This morning I was on the bus and there was a mother with two girls, one of whom was having a raging tantrum because she wanted a cookie and she didn’t want to sit in the seat she’d been sitting in, and whatever else she decided was not up to par.

The mother yelled, the kid got louder, the mother got louder.

And I judged her. I thought what empty threats she was making and that’s not how I would handle such a situation.

But that’s not my kid, and I wasn’t here when it started. I wasn’t at their house when she was fighting them into their snowsuits or begging them to eat what she had given them for breakfast.

I was judging her the way I would never want to be judged while dealing with my kid.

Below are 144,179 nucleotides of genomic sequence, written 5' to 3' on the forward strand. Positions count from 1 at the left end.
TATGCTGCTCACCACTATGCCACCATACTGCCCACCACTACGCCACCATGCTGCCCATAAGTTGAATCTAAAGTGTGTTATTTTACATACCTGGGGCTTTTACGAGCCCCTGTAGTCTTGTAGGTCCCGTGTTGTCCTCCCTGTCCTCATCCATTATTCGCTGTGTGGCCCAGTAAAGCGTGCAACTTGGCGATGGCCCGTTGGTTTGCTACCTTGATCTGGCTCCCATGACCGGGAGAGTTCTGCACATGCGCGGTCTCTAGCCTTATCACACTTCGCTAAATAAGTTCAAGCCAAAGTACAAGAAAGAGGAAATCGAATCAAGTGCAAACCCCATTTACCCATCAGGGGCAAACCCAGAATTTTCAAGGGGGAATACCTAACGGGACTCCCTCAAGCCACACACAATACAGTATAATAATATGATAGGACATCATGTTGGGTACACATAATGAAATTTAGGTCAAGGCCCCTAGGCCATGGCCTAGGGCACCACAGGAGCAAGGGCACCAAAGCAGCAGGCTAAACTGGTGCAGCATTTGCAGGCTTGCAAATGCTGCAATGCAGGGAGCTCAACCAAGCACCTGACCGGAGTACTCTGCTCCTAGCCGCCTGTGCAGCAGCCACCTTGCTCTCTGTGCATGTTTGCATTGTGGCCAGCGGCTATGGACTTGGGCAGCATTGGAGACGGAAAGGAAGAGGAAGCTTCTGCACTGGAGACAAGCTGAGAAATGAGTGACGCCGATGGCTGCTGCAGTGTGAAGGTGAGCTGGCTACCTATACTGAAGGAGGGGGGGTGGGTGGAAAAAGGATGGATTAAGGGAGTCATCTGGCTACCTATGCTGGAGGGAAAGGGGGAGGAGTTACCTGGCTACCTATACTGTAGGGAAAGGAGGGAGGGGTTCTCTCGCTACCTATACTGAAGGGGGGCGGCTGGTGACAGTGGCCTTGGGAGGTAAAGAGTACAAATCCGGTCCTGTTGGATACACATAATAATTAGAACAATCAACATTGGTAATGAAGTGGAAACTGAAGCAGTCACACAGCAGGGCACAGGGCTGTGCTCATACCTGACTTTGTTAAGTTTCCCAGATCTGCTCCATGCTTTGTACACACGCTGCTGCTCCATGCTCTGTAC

I was being a mean mom when I should have been empathizing.

My kid is not perfect, and neither am I, and I have been mostly lucky that I have never found myself in such a public space with such a raging tantrum going on and me in charge of fixing it. This mom was having a really bad day, and it wasn’t yet 6:30 am.

For the rest of the bus ride I tried to catch her eye, give her a supportive smile, let her know that I’m sorry she’s so tired and worn out and frustrated and that I understand.

It didn’t take long before the youngest – the tantrum thrower – was laughing and singing and mom got a smile on her face, and then I got the chance to think of my little girl and the good times we share.

So rock on, fellow toddler mom, I’m sorry I leaped right to judging you. I hope your day gets better.  


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